EAST RUTHERFORD, N.Y. – Greetings from MetLife Stadium, where the Seahawks will play for the first time when they matchup against the New York Giants this afternoon (or morning, if you’re in Seattle). The kickoff and coverage on Fox (channel 13 in Seattle) is schedule for 10 a.m. PDT.
It’s a gorgeous early-Autumn day, so we figured this was a good time to revisit what has been a lightning-rod issue for the Seahawks: Tarvaris Jackson.
Coach Pete Carroll has been saying since the club signed the former Vikings QB that, given time, Jackson could be productive passer in the offense that he learned under coordinator Darrell Bevell the past five seasons in Minnesota.
Some fans, however, weren’t willing to give Jackson the time to allow that to happen. But in the past six quarters, Jackson has not been sacked and the improved protection has allowed him to take more shots down the field – like on his 52-yard TD pass to Sidney Rice in the second quarter of last week’s two-point loss to the Falcons; and go to this second and even third options – like on his 8-yard TD to Ben Obomanu in the fourth quarter last week.
In those six quarters, Jackson has completed 34 of 53 passes (64 percent) for 408 yards, with three touchdowns. He also ran for a TD against the Cardinals.
It might be difficult for the line or Jackson to continue this productive pace today, because of the pressure the Giants are able to generate on the passer. It’s unlikely that Justin Tuck will play because of a neck injury. He practiced on Thursday, but was unable to go Friday. The Giants got Osi Umenyiora back for the first time last week, after he had arthroscopic knee surgery in August, and he responded with two sacks and a forced fumble.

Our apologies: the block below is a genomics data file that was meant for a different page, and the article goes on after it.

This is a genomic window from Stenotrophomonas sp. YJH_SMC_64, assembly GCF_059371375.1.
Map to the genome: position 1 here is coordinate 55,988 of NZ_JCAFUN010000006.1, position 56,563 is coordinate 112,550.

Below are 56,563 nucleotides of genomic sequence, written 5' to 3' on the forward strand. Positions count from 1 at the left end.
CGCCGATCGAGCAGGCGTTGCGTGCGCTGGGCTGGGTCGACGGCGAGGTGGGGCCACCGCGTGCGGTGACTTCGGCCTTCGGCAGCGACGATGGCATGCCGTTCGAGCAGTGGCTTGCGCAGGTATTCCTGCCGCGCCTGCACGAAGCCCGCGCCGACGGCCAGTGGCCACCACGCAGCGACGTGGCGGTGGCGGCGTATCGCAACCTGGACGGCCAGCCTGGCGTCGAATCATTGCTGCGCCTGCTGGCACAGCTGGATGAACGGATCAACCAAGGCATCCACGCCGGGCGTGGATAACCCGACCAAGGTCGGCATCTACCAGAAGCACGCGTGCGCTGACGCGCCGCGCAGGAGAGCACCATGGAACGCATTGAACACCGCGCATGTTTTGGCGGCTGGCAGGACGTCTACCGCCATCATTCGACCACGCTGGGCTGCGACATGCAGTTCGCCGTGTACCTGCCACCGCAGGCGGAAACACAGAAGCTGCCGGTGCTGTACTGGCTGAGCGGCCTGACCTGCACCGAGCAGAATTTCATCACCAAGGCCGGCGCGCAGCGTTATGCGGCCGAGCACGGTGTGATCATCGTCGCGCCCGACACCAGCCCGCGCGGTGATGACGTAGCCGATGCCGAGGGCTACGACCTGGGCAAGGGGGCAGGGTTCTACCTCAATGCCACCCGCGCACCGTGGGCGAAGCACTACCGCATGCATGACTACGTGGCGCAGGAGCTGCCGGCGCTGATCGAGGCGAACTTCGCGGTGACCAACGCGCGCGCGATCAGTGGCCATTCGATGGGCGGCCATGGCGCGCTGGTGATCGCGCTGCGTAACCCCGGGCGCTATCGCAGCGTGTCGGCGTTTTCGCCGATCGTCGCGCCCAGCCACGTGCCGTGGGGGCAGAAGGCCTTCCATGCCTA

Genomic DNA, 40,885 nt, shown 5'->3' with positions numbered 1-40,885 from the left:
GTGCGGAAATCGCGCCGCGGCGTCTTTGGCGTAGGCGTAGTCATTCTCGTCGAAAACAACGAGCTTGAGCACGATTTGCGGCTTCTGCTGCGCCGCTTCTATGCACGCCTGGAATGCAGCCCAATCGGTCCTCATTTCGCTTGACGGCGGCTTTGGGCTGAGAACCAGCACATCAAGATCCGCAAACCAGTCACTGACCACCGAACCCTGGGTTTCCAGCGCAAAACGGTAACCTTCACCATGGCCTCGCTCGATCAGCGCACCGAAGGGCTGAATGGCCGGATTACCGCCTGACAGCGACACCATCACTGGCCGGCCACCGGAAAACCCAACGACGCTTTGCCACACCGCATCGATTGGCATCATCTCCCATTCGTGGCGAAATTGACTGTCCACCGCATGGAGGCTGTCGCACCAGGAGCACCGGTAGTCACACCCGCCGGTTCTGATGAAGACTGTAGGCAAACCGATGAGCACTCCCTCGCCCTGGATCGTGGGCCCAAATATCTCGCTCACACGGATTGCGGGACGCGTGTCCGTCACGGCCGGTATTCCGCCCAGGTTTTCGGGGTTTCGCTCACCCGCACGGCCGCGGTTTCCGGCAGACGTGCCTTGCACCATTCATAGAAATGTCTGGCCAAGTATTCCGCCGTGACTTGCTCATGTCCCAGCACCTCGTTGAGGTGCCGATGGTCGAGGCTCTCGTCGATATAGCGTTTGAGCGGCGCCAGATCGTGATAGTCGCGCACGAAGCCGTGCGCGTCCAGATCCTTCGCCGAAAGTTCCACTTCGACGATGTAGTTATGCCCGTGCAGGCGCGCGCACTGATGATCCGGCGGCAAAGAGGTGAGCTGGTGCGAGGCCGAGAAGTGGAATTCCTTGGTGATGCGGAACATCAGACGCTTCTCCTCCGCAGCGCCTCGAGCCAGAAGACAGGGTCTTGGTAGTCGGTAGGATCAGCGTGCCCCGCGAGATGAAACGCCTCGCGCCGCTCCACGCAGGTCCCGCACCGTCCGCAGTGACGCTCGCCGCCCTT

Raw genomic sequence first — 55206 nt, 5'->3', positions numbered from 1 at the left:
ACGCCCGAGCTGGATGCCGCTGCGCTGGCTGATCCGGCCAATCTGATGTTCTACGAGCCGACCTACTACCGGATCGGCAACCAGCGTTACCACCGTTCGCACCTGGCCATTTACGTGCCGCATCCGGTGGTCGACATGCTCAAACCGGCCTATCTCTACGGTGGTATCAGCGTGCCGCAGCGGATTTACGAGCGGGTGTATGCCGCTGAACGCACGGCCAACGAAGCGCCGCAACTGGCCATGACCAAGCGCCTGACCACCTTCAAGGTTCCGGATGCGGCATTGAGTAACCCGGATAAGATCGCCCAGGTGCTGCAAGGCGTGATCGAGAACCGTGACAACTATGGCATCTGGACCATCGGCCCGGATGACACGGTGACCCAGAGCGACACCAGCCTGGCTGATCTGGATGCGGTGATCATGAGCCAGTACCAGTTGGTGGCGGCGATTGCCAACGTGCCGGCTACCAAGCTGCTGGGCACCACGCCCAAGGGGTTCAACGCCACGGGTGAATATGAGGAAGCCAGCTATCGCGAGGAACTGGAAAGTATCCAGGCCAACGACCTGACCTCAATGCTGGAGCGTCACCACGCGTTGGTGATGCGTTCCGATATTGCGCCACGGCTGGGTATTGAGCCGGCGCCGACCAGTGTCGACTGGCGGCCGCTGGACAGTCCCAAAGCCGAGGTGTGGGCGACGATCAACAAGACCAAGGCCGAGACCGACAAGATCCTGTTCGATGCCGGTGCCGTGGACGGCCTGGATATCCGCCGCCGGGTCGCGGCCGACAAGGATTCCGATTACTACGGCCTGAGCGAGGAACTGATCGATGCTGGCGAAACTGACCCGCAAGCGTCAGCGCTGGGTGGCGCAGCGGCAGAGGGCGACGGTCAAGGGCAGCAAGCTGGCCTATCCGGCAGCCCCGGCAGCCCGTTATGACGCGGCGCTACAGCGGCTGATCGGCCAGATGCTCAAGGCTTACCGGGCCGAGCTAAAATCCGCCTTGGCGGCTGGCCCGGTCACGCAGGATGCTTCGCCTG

But even in their absences, the Giants have been able to generate pressure off the edges with Jason Pierre-Paul, who has 4½ sacks; and Dave Tollefson, who has three.
“We just need to take care of the football,” Jackson said this week. “They’re going to rush the passer. They’re going to get to you sometimes. So you’ve got to make sure that when they do you don’t do anything stupid and make any big mistakes, like turn the football over.
“Make sure you secure the ball in the pocket. That’s pretty much it.”
Another problem for the Seahawks is that the Giants have not had to blitz much because they’re able to get the job done with a four-man rush – regardless of who those four might be. That will allow them to use more players in coverage against the Seahawks receiving corps that will be missing Mike Williams (concussion).
So, will Jackson be able to continue making plays when he has less time?
“We’ve been together such a short time and we feel like we’re growing,” Jackson said. “Everybody is looking forward – as a team, and as an offense – to see what we can do.”
On the defense, it’s looking like the Seahawks won’t have to deal with 264-pound running back Brandon Jacobs, who has averaged 8.2 yards against them in the past. He is listed as doubtful because of a knee injury.
But there’s still leading rusher Ahmad Bradshaw, who had 57 yards and two touchdowns on 19 carries during the Giants’ 41-7 victory in Seattle last November; and D.J. Ware, who ran for 66 yards on 13 carries in garbage time in that game.
It’s imperative that the Seahawks put the Giants in third-and-long situations so they can try to pressure Eli Manning into making mistakes. Manning has thrown only two interceptions – compared to a career-high 25 last season. Manning was 21 of 32 for 290 yards, with three TDs and no picks, in that Week 9 game at Qwest Field (now CenturyLink Field). And the Seahawks did not sack him.
So the pressure points in this game will intersection at the QBs.